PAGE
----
Burnsville police will spend $48,532 to replace the department's 27 rifles.
The old rifles, which the department has had for 10 years, will be sold to the supplier of the new rifles for a price estimated at $5,000 to $8,000.
The department has rifles in all marked squad cars, at the command post, at Burnsville High School, Nicollet Middle School and at the Dakota County Drug Task Force.
They are kept in locked locations in the schools with the permission of school officials, Police Chief Eric Gieseke said.
"The officers that are at the school now obviously have their firearm available," Gieseke said. If an issue or a potential threat came up, officers would be in a better position to respond with a rifle, and the longer range would allow them to protect students from a greater distance if necessary, he said.
The new Colt A-15 rifles will last longer — 15 years — and be easier to to maintain, Gieseke said. In trials, the department found that cleaning the new models takes less than half the time of the older models.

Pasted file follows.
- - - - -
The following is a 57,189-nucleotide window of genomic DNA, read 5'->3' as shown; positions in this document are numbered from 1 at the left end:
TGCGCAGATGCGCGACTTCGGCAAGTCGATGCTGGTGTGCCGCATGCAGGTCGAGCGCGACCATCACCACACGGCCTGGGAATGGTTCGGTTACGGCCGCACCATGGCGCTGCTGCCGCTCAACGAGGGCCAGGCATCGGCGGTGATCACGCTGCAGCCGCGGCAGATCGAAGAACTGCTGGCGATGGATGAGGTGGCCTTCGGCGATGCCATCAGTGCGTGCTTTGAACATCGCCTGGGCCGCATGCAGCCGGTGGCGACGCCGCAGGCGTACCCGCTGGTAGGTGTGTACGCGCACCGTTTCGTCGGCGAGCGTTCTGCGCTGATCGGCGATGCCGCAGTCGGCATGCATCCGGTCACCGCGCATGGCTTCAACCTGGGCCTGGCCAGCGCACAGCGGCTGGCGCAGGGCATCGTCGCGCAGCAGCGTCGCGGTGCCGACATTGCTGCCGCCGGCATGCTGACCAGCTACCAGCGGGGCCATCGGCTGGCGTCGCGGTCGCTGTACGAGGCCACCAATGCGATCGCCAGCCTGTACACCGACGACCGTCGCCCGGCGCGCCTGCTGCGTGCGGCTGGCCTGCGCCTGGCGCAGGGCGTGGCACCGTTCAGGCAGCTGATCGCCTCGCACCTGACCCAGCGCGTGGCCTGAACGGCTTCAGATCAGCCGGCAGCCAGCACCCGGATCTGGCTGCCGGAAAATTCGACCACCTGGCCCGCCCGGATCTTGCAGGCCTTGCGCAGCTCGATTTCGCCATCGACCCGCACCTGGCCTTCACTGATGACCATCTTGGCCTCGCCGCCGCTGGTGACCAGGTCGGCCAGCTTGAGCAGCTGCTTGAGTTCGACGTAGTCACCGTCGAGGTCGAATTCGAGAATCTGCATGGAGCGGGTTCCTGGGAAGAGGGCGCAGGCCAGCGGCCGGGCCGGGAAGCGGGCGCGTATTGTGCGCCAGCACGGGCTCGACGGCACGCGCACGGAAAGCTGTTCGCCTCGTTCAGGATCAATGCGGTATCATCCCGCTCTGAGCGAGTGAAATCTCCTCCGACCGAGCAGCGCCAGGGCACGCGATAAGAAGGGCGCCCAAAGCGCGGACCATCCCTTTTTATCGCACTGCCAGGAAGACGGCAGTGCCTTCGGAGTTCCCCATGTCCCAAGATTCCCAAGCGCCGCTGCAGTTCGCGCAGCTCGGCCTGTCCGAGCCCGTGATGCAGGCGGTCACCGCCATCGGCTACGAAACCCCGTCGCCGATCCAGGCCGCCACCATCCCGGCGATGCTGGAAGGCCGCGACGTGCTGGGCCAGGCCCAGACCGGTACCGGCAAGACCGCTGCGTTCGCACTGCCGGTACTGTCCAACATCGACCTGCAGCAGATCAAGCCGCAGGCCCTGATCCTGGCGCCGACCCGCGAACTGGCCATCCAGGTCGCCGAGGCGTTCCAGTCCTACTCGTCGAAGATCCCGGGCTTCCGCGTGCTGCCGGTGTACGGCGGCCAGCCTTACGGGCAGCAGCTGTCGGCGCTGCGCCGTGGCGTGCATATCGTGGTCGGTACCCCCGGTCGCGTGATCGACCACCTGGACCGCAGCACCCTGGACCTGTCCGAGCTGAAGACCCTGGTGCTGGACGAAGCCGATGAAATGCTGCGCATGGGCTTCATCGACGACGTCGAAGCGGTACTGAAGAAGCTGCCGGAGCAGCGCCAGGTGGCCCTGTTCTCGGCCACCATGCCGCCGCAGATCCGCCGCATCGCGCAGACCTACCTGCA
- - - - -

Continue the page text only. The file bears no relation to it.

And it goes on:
A common police rifle, the Colt had been on a six-month back order due to a national shortage, the department said in a presentation to the City Council. "They are currently in high demand as many police departments are updating their rifles in response to recent high-profile school shootings."
Rifles and ammunition also were difficult to procure for a period of time when people thought the federal government might tighten the rules for purchasing guns, Gieseke said.
Because of the order backlog and because many of the old rifles jammed with mechanical failures during police force training in May, the department ordered replacements for all 27.
The rifles, which cost $1,645 each, will be purchased with money saved from the police operating budget and from the department's forfeiture fund, which receives money from court fines and property forfeited by people who have broken the law. □